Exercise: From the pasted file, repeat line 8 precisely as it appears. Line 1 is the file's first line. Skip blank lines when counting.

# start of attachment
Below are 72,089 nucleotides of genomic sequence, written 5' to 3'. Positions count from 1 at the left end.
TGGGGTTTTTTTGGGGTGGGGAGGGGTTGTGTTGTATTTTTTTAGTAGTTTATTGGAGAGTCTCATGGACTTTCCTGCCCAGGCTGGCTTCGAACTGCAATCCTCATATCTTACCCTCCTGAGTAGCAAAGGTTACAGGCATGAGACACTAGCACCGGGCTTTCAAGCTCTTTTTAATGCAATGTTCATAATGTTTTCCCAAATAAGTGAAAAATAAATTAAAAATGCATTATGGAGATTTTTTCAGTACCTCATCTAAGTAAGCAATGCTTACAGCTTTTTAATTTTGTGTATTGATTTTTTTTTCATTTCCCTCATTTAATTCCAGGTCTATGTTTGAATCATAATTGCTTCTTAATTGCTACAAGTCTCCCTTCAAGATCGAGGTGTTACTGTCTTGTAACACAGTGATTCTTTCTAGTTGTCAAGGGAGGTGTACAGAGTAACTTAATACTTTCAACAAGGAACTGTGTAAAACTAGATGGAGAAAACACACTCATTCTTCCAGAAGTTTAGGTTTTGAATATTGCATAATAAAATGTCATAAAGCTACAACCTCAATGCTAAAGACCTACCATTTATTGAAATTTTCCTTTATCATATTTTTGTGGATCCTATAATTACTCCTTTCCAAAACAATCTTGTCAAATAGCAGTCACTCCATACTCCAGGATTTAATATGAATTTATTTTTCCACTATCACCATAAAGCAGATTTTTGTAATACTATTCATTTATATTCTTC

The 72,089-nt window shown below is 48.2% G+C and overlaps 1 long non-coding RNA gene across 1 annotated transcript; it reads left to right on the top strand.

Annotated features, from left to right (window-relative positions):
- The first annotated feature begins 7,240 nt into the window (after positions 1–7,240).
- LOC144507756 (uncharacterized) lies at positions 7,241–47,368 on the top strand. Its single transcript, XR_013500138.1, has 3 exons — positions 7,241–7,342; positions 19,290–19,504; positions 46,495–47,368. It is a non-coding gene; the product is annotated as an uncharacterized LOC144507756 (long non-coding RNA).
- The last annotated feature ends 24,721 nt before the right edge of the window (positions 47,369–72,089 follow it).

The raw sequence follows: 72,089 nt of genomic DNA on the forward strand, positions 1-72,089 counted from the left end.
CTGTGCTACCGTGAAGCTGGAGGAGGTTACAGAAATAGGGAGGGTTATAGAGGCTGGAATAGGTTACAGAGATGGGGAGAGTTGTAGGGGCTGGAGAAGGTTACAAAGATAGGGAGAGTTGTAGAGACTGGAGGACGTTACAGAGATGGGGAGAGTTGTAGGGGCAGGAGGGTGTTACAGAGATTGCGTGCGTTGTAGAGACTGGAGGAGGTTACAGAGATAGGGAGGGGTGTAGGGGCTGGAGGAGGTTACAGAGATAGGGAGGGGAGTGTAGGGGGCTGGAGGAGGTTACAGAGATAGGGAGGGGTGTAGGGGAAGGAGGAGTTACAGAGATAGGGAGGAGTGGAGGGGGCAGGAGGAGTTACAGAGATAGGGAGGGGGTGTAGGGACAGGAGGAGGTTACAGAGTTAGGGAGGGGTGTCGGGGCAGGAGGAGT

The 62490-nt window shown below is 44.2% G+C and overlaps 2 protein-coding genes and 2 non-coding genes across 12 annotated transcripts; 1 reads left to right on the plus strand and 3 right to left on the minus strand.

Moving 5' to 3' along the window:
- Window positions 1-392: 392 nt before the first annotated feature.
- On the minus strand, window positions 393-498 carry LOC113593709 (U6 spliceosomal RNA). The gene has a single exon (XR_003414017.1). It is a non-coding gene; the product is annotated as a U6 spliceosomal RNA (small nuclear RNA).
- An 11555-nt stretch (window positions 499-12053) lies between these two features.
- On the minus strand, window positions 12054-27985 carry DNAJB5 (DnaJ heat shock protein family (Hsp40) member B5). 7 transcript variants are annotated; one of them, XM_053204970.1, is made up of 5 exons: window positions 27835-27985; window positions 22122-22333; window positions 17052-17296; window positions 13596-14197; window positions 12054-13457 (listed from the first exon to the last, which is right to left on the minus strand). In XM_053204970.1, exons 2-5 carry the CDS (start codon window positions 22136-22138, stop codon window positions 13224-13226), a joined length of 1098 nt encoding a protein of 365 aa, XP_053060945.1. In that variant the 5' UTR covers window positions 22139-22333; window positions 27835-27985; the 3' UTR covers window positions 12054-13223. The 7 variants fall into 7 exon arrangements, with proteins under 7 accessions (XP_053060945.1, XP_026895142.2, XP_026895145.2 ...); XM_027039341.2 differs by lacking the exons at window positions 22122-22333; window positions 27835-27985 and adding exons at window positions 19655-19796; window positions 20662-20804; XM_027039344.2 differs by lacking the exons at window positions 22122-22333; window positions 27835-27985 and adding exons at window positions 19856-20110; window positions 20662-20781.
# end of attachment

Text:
The raw sequence follows: 72,089 nt of genomic DNA on the forward strand, positions 1-72,089 counted from the left end.